A medium level language is something like C and PL/I, they are not very abstract languages. People usually consider this as being the uttmost hacker language - "hey i am using a medium abstraction language, this should mean i am an uber hacker" - But, usually, lower abstraction languages are more prone to defects. C provides basic function calling based around function arguments, and other less primitive abstractions like arrays and structs. This is a lot easier to program than pure assembly, and if done carefully can even result in portable code. But C lacks abstractions like objects, strings (formal strings, not hackish pointer based strings).

A language with a higher level of abstraction is Java or C#. Unfortunately both languages are interpreted into a virtual machine. This means that code execution must be translated on the fly from an abstract virtual machine into something that the lower level processor understands. Wich is slow. Another language that offers very high level of abstraction is Python, Ruby etc. So people think that high level languages must be interpreted. Object Pascal (the rejected ugly son) is as abstract as Java yet produces trully compiled code (down to binary format).

Managed code is not the uttmost invention. It implies a huge price in speed. Its a kind of abstraction but not one that is without its faults.

The process of creating the ecosystem of a new computer system is called bootstraping. If you create a new computer you will need to do two steps : Create a compiler that can output code into this machine expected form and a new operating system (that will usually be written in that language).

Usually you will start with a cross compiler that will use a certain already existing system to generate code for this new system. Then this cross compiler will be used to create a basic operating system and to compile the compiler into a binary that runs on that new computer.

As real world machines are based on real components, those machines operate at a low abstraction level. You cannot have virtual machines without real machines, because a virtual machine is actualy a computer program just like any other. This means that between your program code and the hardware there exists a hollow that needs to be filled.


First you will need create a mneomonic assembler program from scratch (using your knowledge about the machines), then a macro assembler, and then a true compiler (usually for C language). From then on you will be able to compile everything else.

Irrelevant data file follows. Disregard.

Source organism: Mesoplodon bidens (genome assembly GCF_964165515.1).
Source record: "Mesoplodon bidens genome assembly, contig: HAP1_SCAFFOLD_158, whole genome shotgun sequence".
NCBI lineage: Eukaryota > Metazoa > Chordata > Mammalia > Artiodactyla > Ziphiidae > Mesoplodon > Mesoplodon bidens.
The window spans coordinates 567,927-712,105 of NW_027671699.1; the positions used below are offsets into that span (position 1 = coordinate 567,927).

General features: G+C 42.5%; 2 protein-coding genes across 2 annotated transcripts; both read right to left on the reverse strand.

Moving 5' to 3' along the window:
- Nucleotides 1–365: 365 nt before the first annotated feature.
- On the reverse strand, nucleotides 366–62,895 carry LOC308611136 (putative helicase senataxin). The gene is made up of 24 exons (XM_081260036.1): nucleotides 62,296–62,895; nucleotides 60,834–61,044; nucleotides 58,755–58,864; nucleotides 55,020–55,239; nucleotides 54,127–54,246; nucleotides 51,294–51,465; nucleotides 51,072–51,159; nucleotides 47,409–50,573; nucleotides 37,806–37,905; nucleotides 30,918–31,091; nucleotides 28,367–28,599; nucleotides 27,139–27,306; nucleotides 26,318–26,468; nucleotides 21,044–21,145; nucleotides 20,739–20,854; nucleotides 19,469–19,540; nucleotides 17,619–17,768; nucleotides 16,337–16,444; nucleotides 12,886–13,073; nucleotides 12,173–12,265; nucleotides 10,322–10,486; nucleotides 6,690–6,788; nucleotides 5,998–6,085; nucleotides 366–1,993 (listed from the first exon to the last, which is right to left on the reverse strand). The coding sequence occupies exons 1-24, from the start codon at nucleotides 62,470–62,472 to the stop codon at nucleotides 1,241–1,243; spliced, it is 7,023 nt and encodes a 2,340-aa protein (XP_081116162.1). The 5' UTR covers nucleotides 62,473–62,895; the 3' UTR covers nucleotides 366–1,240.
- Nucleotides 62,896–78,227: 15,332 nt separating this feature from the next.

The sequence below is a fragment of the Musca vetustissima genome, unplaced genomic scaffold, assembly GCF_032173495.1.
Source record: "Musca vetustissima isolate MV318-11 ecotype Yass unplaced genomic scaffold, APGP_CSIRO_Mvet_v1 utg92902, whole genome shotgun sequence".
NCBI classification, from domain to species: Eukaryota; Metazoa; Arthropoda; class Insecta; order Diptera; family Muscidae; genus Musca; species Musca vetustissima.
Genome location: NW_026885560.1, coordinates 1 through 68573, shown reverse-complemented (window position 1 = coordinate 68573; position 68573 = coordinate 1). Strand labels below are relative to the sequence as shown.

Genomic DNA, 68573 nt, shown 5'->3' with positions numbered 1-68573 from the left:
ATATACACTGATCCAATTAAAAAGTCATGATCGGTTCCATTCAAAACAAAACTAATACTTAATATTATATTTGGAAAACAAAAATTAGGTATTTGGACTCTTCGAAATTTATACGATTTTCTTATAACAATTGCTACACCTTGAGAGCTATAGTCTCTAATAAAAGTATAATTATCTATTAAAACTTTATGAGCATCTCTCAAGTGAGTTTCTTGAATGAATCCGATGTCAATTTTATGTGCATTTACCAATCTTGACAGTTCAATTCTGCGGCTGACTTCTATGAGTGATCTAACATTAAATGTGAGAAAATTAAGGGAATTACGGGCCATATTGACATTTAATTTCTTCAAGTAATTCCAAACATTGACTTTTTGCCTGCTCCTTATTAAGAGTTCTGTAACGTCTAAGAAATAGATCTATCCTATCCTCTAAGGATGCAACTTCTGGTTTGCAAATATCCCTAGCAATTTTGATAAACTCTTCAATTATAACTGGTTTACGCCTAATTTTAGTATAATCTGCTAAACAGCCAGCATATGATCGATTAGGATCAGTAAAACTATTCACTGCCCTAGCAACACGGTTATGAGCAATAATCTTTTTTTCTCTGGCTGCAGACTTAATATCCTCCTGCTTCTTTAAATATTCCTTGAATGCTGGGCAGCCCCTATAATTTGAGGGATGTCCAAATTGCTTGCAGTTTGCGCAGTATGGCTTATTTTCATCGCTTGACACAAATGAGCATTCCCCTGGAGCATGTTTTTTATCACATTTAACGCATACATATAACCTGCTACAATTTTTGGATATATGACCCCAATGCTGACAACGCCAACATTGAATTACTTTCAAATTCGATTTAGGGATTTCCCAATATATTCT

• $\begingroup$ C# is not interpreted. I don't know so much about Java, but I suspect it's not either: Java is compiled into bytecode which is run by a VM. C# is compiled straight to machine code, usually JIT, but still compiled. $\endgroup$
    – ArtOfCode
    Jun 6, 2015 at 14:30
  • $\begingroup$ From the point of view of abstraction levels, C# is interpreted. $\endgroup$
    – Jorge Aldo
    Jun 6, 2015 at 15:43
  • $\begingroup$ To be more clear, i once wrote a language interpreter that used a virtual machine. True compilers are able to translate from abstract code into concrete code that runs on the bare metal, anything different than that is a interpreter. Unfortunately market changes the scientifical definitions to match economic interests... $\endgroup$
    – Jorge Aldo
    Jun 6, 2015 at 15:45
  • $\begingroup$ No, C# is a compiled language. See this. It uses a VM but that does not mean it's interpreted. The compiler translates from C# to machine code, therefore it is a compiler. $\endgroup$
    – ArtOfCode
    Jun 6, 2015 at 17:02
  • $\begingroup$ From the point of view of abstraction levels, a VM is not compiled code. But, the marketing demands of companies like Microsoft and Sun needed to warp the definition to fit their demands. Most people think that Java is the first language that used a VM. Pascal P-Code (at the 70's) used a virtual machine and was not considered compiled by the classical definition of languages. $\endgroup$
    – Jorge Aldo
    Jun 7, 2015 at 15:21

How would we compile our code if all the binaries in the world disappeared [...]

Have someone from the International Space Station use a Soyuz-TMA to come down with a still-working laptop with all compilers they have available. (Hey, they aren't technically in the world...)


Recovery would be much faster than you think

Find a pre-1986 car, drive down to the computer museum. Start up the Altair, Imsai or Digital Group box, and start it normally: toggle in a bootstrap loader.

Toggle in means setting a memory address on the 16 address switches, then setting a data value on the 8 data switches, and hitting "WRITE", then autostepping to the next memory location, rinse wash repeat.

A bootstrap loader is an extremely short, ~100 byte program that can input data from some other I/O device, like a paper tape reader.

enter image description here

Use the paper tape reader to input your program, or hey - here's an idea, how about an operating system. You know, like Apple Monitor (2048 bytes) which included a lot of code to emulate a TTY on Apple's internal display and keyboard, not necessary, just use a physical TTY or VT100.